A: Because in New Jersey, houses are close together and there are no horses. There were probably 13 Westerns on TV in the early 1960s. Bonanza, Wyatt Earp, The Virginian, Death Valley — you name it — at least 13 Westerns. I was fascinated with horses, with cowboys, the wide-open spaces, the freedom, the machismo of the cowboys, and I just wanted that life as a boy. I think a lot of little boys want to be cowboys. So I think it was influenced by the Westerns on TV.
Q: You looked for a ranch for 20 years and your daughter said, ‘By the time you buy a ranch, you’ll be too old to ride.’ ?
A: And that pissed me off. That upset me, so I increased my determination to find one. I looked really hard, but the last six years of those 20 years, I focused on Montana.
Q: What were you looking for?
A: I was looking for a trophy ranch. I was looking for a river or water that went right through the middle without a paved highway because most of the roads in the west were built next to the rivers; so most of the good water in the west has a paved highway next to it, which ruins the whole effect.
I wanted big white snow-capped peaks and pristine wilderness all around me. I wanted the old mining town that looked like it did in Bonanza. I wanted a ski hill nearby. I wanted all these things that I could not find in a property. I kept looking and I’d see good ranches, but they would only have three-quarters of what I wanted. This ranch had all of the things that I needed that I just described.
Q: What was it called at the time?
A: It was called the Rocking K, and I bought it before anybody else saw it. I was the first one to see it.
Q: And how did that happen?
A: I had focused on Montana for six years and I became friends with my broker. He gave me the first call, and he said, ‘What you want is going to hit the market and you better get out here fast. It’s going to go fast.’ I came out the next day and bought it because it had everything I wanted. I was lucky that he called me first. This was in March of 2007, and I closed in August of 2007, just in the beginning of the financial crisis.
Q: So when you bought the land, was your intention to turn it into a guest ranch?
A: No. My intention was to fulfil the lifelong dream of a ranch for myself, and to share it with family, friends, and clients, which I did for the first year and a half. Then some of my clients and friends went crazy over it and said, ‘It’s the coolest place I’ve ever been to;’ and then I realised I had a real winner and thought, ‘Well, why not turn it into a guest ranch?’ Each time I’d leave the staff would do nothing, and I thought, ‘Well, I might as well have guests come because the staff is here.’ So I kind of got the idea a year and a half after I owned it.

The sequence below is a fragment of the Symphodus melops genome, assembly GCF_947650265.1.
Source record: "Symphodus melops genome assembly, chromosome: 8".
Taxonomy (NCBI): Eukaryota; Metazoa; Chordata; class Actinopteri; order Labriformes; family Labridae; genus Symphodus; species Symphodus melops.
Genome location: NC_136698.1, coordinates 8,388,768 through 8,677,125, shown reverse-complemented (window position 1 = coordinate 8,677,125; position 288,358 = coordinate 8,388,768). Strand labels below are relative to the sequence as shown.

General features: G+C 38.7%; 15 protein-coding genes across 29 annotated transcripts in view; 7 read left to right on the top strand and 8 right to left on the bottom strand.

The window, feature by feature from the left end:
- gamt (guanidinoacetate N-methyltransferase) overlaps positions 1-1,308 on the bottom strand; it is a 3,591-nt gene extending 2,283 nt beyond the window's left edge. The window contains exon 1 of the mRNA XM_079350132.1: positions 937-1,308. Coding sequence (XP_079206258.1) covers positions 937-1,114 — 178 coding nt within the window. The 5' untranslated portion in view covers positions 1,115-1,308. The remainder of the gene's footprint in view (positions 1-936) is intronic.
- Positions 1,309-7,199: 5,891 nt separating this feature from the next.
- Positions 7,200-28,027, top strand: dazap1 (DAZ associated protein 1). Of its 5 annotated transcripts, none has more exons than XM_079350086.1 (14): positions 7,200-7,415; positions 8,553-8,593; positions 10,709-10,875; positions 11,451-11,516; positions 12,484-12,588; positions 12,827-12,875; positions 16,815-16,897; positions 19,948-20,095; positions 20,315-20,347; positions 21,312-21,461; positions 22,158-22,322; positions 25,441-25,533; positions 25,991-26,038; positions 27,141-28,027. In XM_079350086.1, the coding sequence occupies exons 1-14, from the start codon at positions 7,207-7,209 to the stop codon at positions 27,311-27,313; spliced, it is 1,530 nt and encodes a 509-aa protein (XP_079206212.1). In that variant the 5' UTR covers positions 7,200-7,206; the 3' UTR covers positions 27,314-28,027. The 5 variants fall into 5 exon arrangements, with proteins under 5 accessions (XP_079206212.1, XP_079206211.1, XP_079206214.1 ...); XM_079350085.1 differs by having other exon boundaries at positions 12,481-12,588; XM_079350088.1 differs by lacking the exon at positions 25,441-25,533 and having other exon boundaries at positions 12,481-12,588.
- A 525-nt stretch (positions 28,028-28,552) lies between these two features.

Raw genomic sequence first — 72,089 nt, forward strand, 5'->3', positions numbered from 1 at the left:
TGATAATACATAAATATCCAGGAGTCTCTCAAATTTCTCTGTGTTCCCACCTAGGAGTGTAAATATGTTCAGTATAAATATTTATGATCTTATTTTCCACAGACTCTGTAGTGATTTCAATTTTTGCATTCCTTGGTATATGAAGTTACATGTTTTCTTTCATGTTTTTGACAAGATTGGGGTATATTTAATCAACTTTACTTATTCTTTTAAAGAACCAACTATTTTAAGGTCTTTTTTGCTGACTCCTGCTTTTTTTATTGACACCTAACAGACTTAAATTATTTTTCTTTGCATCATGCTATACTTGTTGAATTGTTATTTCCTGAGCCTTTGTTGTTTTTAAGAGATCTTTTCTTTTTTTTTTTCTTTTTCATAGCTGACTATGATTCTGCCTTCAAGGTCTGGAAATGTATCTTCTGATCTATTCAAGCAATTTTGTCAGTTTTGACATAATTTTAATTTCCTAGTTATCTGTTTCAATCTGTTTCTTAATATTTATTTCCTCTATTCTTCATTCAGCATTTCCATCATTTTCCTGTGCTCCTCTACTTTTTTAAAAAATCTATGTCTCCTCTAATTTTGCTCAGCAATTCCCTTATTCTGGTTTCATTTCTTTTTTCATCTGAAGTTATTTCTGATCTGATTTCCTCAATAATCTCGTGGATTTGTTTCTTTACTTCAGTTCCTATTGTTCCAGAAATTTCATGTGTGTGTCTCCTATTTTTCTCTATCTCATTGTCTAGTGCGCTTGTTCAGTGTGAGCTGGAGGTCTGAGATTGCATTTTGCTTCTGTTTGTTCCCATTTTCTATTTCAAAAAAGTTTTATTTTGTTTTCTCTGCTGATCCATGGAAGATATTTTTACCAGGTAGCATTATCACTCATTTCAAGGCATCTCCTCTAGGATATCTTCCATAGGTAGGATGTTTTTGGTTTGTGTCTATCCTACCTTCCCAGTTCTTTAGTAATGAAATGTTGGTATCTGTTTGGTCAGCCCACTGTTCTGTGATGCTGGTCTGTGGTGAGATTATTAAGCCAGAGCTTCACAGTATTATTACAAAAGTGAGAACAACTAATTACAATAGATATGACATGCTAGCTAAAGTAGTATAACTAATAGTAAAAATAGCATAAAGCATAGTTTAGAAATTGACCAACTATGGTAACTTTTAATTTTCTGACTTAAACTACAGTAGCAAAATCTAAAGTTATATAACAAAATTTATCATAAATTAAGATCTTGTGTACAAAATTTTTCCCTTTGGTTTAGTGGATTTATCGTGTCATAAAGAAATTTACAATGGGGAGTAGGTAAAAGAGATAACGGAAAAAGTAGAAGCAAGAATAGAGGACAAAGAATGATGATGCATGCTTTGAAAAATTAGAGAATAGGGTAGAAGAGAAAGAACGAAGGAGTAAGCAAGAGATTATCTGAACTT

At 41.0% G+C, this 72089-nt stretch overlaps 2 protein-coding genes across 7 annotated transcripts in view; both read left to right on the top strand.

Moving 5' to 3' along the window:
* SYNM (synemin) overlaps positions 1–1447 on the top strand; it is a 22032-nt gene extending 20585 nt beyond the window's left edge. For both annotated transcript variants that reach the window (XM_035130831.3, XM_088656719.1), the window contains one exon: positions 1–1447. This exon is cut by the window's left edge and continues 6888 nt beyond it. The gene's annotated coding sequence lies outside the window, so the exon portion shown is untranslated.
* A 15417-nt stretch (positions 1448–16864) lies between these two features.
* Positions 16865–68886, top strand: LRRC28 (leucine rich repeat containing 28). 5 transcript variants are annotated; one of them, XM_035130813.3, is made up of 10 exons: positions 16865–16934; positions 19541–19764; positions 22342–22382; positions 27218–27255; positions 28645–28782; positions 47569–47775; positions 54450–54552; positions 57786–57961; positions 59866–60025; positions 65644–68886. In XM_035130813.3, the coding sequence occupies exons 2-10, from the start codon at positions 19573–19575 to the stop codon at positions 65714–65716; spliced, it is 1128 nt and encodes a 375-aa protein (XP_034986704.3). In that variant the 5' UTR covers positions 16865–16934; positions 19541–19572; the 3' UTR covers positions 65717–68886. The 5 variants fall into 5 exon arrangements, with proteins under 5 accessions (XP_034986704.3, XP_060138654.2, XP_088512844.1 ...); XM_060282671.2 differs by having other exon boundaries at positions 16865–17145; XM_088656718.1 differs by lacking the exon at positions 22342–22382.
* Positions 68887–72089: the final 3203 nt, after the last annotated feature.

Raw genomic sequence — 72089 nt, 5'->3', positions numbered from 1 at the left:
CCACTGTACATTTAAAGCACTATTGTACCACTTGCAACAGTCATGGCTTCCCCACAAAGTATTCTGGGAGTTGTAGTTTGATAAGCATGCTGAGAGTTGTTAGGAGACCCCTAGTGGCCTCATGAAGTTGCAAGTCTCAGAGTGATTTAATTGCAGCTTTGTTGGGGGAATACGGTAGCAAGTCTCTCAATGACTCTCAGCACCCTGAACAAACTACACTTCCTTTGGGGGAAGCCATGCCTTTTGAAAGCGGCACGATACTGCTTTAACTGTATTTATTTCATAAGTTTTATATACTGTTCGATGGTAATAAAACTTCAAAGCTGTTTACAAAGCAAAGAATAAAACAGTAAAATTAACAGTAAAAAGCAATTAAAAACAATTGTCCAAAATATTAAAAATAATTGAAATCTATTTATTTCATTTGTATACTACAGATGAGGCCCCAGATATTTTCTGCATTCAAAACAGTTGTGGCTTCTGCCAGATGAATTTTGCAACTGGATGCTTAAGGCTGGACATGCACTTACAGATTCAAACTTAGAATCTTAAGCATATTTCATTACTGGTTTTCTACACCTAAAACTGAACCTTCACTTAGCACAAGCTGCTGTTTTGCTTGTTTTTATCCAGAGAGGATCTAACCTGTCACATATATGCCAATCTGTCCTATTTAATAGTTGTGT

Q: And you changed the name at that time?
A: Yes, to The Ranch at Rock Creek.
Q: How would you describe the ranch today?
A: It’s definitely a luxury guest ranch as opposed to a dude ranch. We have everything that a dude ranch has and more, but I knew there was a void in the market; by that I mean that dude ranches have been around since the 20s and were very popular in the 70s and 80s, but I think the travelling public, particularly wealthy people, want a higher level of luxury that dude ranches don’t provide and they also want authenticity. So what I did was to fill what I thought was a void in the market, meaning create a very high-end ranch, but one that also had authenticity and extreme luxury with a lot of activities.
Adults really don’t want to sit out at a beach and look out and hold a drink anymore. They want an experiential vacation. That’s why I put in about 20 activities, everything from a ropes course to rafting kayaking, fishing, shooting, and archery. Many people call it luxury camp for adults because there are so many activities and it reminds them of camp when they were young. Almost everybody does the activities. I don’t think there’s been one guest out there that has just sat around.
Q: Did you change anything structurally? Did you build more guestrooms? What did you do?